William Henry Jernagin was a devout Christian and fierce advocate for civil rights in the first half of the twentieth century. He was senior pastor of the Mount Carmel Baptist Church in the Mount Vernon Square neighborhood for more than forty-five years. His activism made him an internationally recognized figure. He was a foundational leader in the American civil rights movement. His residency allowed him to contribute to the collective action to abolish Jim Crow in the nation's capital. Through his office in the National Baptist Convention, he also identified the potential in a lesser-known leader of the time, Martin Luther King Jr. Jernagin's passion lifted him to leading positions in the National Baptist Convention and National Fraternal Council of Negro Churches, as well as close work with Presidents Roosevelt, Truman and Eisenhower. Author Ida E. Jones reveals the story of this often-overlooked leader and his fight for civil rights while living in the District of Columbia.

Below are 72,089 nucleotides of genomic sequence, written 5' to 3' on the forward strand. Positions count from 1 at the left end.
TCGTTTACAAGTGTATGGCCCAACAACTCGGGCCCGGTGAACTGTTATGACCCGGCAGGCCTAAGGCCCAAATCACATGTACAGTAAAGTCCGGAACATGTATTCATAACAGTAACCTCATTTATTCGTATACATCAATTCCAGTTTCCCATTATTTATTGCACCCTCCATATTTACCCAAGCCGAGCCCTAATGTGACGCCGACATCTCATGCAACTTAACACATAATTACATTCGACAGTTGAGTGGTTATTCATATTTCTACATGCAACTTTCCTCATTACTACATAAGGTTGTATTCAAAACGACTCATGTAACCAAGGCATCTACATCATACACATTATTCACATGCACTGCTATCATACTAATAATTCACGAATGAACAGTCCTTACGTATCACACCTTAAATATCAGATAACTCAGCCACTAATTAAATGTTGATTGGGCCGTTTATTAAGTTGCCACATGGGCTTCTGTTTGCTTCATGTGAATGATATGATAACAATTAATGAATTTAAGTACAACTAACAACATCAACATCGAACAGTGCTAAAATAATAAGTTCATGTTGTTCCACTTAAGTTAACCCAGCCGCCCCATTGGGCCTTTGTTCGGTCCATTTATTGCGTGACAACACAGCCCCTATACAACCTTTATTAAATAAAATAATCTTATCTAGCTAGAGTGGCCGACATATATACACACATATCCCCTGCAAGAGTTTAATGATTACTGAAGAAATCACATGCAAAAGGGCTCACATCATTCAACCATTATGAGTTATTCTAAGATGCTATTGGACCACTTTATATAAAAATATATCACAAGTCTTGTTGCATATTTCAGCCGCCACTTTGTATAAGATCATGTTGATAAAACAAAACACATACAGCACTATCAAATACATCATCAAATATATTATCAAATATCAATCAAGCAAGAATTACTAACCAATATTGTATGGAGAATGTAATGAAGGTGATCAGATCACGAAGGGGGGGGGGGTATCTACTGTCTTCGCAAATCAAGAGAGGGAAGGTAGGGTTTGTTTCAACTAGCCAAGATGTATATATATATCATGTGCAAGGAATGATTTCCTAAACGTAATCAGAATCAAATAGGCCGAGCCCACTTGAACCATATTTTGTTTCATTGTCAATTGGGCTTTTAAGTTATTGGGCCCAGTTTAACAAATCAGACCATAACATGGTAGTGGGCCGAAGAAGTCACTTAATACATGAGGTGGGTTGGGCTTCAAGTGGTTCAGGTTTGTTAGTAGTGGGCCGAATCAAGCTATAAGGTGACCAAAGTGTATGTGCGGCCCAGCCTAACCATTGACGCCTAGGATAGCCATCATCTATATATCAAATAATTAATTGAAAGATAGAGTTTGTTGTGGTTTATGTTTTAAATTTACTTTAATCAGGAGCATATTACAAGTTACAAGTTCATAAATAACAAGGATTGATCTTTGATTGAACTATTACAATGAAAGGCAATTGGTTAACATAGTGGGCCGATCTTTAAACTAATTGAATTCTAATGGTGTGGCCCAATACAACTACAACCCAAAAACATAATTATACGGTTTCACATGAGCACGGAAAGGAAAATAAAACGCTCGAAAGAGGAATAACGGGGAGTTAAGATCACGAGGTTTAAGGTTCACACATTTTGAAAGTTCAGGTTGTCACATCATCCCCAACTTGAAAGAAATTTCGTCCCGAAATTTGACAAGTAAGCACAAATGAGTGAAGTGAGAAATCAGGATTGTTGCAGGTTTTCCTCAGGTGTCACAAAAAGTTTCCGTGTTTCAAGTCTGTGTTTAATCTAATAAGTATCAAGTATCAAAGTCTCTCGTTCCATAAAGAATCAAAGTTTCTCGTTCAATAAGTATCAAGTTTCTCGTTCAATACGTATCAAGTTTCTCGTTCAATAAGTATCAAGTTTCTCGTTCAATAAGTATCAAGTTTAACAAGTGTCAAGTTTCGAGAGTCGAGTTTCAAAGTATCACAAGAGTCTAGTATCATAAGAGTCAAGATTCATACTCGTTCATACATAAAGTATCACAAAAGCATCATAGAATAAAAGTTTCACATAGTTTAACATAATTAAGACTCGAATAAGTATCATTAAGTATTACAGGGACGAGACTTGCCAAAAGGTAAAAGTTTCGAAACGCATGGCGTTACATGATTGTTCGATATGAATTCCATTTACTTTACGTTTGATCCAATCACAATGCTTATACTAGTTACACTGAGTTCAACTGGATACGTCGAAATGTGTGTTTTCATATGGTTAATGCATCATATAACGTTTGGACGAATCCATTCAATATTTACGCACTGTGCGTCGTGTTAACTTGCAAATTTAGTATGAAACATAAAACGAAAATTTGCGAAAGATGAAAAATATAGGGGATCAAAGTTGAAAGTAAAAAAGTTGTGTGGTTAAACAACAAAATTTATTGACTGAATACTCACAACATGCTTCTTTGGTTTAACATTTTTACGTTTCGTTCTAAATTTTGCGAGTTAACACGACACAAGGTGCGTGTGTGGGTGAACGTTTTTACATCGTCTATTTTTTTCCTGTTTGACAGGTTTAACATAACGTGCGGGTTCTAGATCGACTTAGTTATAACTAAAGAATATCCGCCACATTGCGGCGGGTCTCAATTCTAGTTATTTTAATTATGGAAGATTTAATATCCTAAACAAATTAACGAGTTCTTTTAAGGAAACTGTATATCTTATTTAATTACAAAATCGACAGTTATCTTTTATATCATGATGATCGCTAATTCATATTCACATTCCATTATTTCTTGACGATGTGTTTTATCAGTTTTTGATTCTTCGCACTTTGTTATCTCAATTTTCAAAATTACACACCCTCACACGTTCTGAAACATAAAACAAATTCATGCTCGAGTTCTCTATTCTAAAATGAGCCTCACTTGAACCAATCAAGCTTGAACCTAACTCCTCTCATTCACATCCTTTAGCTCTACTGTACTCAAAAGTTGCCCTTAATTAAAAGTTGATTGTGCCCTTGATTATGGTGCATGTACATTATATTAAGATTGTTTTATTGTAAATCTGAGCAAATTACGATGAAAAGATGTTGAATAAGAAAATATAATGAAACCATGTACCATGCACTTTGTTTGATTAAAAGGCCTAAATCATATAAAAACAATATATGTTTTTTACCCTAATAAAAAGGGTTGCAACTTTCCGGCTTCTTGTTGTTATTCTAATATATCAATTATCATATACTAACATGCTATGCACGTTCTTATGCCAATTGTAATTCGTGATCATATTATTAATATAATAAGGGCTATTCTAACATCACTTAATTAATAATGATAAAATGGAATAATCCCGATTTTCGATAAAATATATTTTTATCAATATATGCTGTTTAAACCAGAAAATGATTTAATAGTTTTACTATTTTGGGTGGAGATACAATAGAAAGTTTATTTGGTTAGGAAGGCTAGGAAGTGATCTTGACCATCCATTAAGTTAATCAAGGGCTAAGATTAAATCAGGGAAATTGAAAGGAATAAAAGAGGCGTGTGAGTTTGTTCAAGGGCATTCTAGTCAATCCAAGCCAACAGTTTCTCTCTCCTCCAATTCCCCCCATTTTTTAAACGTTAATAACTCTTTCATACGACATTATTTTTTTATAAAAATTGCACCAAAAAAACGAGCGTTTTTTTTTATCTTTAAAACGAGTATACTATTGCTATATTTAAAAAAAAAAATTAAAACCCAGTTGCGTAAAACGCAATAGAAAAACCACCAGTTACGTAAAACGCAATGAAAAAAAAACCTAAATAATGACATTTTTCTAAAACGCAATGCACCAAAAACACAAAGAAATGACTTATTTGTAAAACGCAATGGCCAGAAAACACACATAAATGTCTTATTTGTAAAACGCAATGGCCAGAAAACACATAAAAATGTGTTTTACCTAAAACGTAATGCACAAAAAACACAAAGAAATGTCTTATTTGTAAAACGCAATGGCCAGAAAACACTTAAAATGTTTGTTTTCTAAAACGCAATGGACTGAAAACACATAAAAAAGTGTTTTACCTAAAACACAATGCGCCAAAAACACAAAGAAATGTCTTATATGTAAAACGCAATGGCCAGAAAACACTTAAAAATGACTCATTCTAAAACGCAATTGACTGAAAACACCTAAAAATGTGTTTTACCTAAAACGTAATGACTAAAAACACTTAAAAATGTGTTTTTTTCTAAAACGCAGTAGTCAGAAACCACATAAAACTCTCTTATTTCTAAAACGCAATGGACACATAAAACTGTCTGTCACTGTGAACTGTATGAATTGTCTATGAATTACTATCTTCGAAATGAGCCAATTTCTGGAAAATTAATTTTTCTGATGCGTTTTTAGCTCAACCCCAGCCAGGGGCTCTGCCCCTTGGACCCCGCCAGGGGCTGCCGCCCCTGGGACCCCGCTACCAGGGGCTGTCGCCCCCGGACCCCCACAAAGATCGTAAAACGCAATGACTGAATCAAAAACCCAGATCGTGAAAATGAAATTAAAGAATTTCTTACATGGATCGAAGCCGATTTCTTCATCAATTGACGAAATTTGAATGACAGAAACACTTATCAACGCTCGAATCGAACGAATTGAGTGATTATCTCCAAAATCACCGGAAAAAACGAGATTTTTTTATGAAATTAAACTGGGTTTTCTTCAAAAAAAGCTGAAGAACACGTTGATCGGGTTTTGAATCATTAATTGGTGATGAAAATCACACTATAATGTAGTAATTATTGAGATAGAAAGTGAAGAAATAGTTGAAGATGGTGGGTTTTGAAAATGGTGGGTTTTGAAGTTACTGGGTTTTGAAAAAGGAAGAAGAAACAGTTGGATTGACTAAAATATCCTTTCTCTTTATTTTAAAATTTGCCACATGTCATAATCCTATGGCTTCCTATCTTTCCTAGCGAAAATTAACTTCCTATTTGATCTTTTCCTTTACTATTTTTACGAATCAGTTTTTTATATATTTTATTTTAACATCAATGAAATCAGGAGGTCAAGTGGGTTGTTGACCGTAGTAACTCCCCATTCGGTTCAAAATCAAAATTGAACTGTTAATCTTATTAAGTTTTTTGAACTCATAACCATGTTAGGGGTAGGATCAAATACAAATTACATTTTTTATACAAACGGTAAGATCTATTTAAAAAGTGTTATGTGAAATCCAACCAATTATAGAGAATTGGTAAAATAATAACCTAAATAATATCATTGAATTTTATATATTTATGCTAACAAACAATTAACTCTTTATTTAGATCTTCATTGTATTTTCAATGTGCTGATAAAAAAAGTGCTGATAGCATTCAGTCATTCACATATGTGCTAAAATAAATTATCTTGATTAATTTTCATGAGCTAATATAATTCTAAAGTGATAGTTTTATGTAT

About the Author
Ida E. Jones is the university archivist at Morgan State University. Her professional interests revolve around African American religious and history/community archives. She conducts workshops for organizations interested in preserving their history. Finally, she is an enthusiastic supporter of biography and seeks to promote micro-biographies about forgotten and intriguing people.